Chefs, Bling, and Ice(land): The Best and Worst of the 2008 Rammy Awards

Last night, the Marriott Wardman Park was awash in “black tie and bling”—the specified dress code for this year’s Rammy Awards gala. Put on by the Restaurant Association Metropolitan Washington, these awards honor the region’s chefs and restaurants in numerous categories. Nominated chefs were the evening’s rock stars, arriving dressed to impress with entourages of family, staff, and publicists. Read on for the best and worst moments of the sparkly affair.

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Most ironic moment: Barton Seaver taking the award for Rising Star Chef just a few days after his not-exactly-amicable split with Georgetown seafood restaurant Hook went public. The roomful of in-the-know foodies was clearly amused by this victory. Needless to say, there was no shout-out to Hook owner Jonathan Umbel in Seaver’s long list of thank-yous. [Correction: In Barton Seaver's acceptance speech for his Rising Star Chef honor, he did thank the owners of Hook.]

Biggest letdown: Given that these were restaurant-industry awards, the food at the VIP cocktail reception was pretty dismal. Dried-out tuna skewers, oddly flavored ceviche, and run-of-the-mill cocktail-hour beef-Wellington puffs didn’t impress. A couple of saving graces were the mini-arancini (how could fried risotto balls stuffed with cheese be bad?) and the fresh shrimp and clams on the raw bar, which was an ice-carved replica of DC monuments. There were oysters, too, but they ran out fast.

Most apparent sponsor: Iceland. Guests dined on applewood-smoked Icelandic char, ravioli with pear and Icelandic Dimon cheese (insanely rich—and delicious!), and Icelandic lamb loin wrapped in spinach. Scenes of Iceland made frequent appearances on the big screens, and the ambassador of Iceland presented the final award for Chef of the Year with last year’s winner, Restaurant Eve chef/owner Cathal Armstrong. Iceland’s PR team clearly did a good job of putting the country—which hosts a food festival every year and apparently has a burgeoning food scene—on the radar of Washington’s gastronomes.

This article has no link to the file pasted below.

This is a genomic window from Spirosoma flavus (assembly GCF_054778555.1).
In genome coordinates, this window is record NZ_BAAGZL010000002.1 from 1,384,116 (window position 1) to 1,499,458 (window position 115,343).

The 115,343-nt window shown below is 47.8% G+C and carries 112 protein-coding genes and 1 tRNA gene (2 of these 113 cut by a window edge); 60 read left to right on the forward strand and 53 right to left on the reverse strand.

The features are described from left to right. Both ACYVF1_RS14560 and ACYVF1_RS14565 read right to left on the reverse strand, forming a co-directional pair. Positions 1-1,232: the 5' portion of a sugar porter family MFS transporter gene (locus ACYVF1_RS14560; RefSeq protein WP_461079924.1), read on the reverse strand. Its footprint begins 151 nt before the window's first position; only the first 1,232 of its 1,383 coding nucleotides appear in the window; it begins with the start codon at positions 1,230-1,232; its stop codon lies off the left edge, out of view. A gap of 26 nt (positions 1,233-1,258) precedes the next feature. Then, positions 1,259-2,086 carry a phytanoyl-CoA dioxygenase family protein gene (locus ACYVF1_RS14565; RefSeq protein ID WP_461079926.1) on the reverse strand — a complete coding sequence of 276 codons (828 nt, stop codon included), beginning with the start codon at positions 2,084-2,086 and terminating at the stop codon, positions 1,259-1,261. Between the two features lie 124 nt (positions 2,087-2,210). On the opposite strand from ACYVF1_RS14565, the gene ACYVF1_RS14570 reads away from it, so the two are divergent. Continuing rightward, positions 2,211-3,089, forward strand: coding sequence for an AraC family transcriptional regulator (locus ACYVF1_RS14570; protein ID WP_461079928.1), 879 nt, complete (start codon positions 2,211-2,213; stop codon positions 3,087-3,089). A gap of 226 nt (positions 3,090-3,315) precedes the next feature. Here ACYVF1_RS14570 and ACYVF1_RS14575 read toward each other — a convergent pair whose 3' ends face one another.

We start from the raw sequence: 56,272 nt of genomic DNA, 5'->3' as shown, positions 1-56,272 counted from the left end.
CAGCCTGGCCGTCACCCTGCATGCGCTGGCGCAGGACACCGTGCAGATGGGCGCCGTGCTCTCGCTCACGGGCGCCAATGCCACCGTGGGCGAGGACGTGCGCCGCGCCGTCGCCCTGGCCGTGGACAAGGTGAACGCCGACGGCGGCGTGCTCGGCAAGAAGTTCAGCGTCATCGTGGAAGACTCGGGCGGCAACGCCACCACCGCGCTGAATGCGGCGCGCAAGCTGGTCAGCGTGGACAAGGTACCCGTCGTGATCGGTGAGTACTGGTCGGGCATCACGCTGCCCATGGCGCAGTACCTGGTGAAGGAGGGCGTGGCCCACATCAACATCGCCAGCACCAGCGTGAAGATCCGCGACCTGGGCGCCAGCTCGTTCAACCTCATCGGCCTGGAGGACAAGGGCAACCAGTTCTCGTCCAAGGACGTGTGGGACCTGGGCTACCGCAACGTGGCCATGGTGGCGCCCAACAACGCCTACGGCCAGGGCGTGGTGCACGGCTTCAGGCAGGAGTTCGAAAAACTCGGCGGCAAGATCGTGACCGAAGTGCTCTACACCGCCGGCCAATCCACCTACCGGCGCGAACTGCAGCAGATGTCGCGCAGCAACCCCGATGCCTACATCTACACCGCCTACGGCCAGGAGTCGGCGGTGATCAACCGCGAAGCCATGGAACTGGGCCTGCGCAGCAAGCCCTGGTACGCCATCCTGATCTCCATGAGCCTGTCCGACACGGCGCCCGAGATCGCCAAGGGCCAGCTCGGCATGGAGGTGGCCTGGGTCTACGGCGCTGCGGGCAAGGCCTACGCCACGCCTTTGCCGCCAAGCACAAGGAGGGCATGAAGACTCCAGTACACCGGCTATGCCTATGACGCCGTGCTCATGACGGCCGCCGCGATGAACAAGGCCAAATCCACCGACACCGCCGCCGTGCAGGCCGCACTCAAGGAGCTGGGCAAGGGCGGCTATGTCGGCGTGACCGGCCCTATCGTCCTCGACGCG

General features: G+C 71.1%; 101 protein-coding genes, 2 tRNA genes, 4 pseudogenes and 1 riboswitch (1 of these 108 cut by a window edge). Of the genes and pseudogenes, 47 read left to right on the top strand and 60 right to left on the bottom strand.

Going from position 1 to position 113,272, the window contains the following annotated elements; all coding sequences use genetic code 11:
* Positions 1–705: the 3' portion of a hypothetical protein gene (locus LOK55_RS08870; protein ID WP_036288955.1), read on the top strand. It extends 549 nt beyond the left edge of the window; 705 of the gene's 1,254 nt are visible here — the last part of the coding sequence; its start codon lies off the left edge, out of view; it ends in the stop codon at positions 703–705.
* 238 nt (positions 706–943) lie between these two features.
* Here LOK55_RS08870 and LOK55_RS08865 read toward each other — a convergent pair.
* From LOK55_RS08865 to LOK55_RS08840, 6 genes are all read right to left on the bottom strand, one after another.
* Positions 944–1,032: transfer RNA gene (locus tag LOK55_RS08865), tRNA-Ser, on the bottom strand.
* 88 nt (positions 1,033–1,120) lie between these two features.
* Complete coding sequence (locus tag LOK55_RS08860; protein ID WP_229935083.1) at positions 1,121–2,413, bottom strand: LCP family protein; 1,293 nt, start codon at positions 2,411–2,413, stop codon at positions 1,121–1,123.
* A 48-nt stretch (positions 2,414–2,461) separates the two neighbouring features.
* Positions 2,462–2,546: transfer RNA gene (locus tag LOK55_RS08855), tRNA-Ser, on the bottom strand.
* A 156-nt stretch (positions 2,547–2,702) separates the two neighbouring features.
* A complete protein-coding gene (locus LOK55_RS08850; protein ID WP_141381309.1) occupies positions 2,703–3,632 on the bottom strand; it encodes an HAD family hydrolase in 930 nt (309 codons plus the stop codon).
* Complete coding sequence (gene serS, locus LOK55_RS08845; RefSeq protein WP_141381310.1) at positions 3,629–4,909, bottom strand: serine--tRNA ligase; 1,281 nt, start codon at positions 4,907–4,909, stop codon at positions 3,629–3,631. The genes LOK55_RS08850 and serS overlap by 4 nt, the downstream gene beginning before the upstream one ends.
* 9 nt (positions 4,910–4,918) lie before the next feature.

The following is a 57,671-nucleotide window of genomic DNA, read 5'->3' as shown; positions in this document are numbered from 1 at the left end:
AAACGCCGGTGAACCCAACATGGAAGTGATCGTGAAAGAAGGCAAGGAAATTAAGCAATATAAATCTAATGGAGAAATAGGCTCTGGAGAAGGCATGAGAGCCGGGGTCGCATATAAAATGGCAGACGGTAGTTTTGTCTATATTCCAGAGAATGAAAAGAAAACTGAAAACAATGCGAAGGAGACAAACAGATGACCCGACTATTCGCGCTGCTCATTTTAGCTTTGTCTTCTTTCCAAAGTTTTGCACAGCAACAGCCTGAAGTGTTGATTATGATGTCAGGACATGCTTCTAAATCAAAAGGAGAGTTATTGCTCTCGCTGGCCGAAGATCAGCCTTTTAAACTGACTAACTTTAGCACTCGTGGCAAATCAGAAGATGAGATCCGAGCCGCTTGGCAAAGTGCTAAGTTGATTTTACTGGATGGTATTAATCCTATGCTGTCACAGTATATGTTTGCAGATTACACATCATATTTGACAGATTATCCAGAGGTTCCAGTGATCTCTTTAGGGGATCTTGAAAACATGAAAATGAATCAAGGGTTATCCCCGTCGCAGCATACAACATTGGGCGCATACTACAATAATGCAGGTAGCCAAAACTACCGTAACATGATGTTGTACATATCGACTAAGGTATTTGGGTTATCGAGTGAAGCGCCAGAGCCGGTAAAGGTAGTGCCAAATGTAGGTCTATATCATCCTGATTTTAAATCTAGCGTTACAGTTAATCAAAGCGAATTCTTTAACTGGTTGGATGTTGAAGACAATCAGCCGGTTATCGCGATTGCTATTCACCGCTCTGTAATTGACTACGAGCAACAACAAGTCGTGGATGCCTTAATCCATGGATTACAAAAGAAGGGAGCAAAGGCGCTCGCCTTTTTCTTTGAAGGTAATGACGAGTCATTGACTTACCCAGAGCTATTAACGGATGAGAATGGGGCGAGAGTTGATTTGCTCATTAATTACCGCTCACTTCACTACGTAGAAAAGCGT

Best outfit: We’re not sure how it fit into the “black tie and bling” theme, but we loved Co Co. Sala owner Bharet Malhotra’s fashion statement. He looked regal in an elegant Indian kurta—raw silk trimmed in red—paired with dark jeans.

Most unexpected award presenter: Barbara Fairchild, editor-in-chief of Bon Appétit magazine. We’re not sure what drew the LA-based editor to the ceremony, but she talked about covering DC’s restaurant scene and praised it as one of the most exciting in the nation.

Biggest surprise: We—and everyone else—thought Central Michel Richard had it in the bag for Best New Restaurant. After all, a few weeks ago, Richard’s Franco-American bistro took the James Beard award for Best New Restaurant . . . in the country. But the Rammy went to the Source by Wolfgang Puck, and executive chef Scott Drewno, who was clearly shocked himself, gave a humble and sincere acceptance speech.

Best embodiment of the “black tie and bling” theme: Belga Café’s Bart Vandaele hung a six-inch (faux) diamond-encrusted dollar sign around his neck. Although his Capitol Hill restaurant wasn’t nominated in any of the Rammy categories, he wins the flashiest-attendee award in our book. (UPDATE: Our fault. Belga Cafe was indeed nominated for Neighborhood Gathering Place of the Year. Our apologies for the error.)

Best celebrity-who’s-not-actually-a-celebrity sighting
: Spike Mendelsohn of Top Chef sported his signature fedora, headgear that he came to be known for on the Bravo TV show. Washingtonians will soon recognize him as the face of Good Stuff Eatery, a burger-and-shake spot set to open later this week on Capitol Hill.

Most sentimental moment: A tribute to restaurant publicist Joan Hisaoka, a cornerstone of the restaurant community who passed away last month. In her honor, the Restaurant Association presented the first annual Joan Hisaoka Associate Member of the Year award to Foodservice Monthly, the mid-Atlantic restaurant trade publication.

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